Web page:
Rush Of Love
A lackluster crooner effort from the late, legendary Amy Winehouse's father
Inside the booklet that accompanies Mitch Winehouse’s debut CD there’s a multi-page family photo album, a list of the 11 tracks and exhaustive thanks to everyone from his parents to his make-up artist—but not a single mention of any musician or arranger who participated in the album. Which is a pity, since the lush, brassy arrangements, reminiscent of Neal Hefti and played with sizzling élan, are the album’s biggest asset. At the time of the disc’s spring release, Winehouse wasn’t at all coy about admitting that his chance for recognition as a Sinatra-esque crooner existed solely because of his daughter—the richly talented, deeply troubled Amy. Her tragically premature death occurred three months later, just as he was embarking on a U.S. tour.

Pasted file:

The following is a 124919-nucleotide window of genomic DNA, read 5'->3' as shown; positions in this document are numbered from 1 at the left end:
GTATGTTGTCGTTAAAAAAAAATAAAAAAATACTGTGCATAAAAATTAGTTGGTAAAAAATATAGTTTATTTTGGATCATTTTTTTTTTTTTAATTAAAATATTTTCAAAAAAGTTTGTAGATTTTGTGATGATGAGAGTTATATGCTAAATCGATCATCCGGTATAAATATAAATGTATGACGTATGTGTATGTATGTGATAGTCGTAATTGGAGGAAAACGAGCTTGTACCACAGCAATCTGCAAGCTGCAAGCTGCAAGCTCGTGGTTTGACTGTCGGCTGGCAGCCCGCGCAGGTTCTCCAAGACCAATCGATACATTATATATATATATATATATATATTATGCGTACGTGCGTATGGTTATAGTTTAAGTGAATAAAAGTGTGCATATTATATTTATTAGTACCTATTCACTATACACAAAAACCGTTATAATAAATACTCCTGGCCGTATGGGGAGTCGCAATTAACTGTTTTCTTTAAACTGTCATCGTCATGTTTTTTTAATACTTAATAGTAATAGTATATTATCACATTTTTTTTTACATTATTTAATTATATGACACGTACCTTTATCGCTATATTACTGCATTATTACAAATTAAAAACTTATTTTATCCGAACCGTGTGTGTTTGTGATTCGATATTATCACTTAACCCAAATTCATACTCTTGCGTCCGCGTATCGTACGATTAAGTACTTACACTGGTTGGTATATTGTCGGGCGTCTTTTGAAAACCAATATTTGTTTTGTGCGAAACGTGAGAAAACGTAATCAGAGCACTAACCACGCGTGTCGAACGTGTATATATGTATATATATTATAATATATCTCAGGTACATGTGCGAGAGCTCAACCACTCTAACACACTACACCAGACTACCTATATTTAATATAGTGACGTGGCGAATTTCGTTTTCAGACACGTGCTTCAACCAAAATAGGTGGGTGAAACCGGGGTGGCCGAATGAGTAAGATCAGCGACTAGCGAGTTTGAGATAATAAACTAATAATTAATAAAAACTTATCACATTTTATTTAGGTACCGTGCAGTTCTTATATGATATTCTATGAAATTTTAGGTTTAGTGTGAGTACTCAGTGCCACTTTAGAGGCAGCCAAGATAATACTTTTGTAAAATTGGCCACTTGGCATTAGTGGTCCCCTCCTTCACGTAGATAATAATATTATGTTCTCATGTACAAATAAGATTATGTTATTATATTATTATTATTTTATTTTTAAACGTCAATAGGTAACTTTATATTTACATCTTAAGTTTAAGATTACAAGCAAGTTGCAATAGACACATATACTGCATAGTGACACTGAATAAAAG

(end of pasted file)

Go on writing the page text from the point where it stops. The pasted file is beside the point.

Sadly, his musical gifts are comparatively meager. Winehouse attacks songs like an ill-trained boxer, punching too hard and demonstrating little in terms of finesse. His range is limited, his ability to sustain notes spotty at best. Perhaps most troublesome is his failure to achieve much, if any, emotional substance. “You Go to My Head,” “I Apologize,” “Close Your Eyes” and even the powerfully poignant “How Insensitive” are delivered as if he were reading from a pub menu. Producer Tony Hiller, who deserves plaudits for his valiant attempt to create a silk purse, contributed four new songs. All are good, particularly the Nashville-influenced “Nights” and melancholically romantic “Tell Me,” and deserve better handling. Hiller might want to give Michael Bublé a call.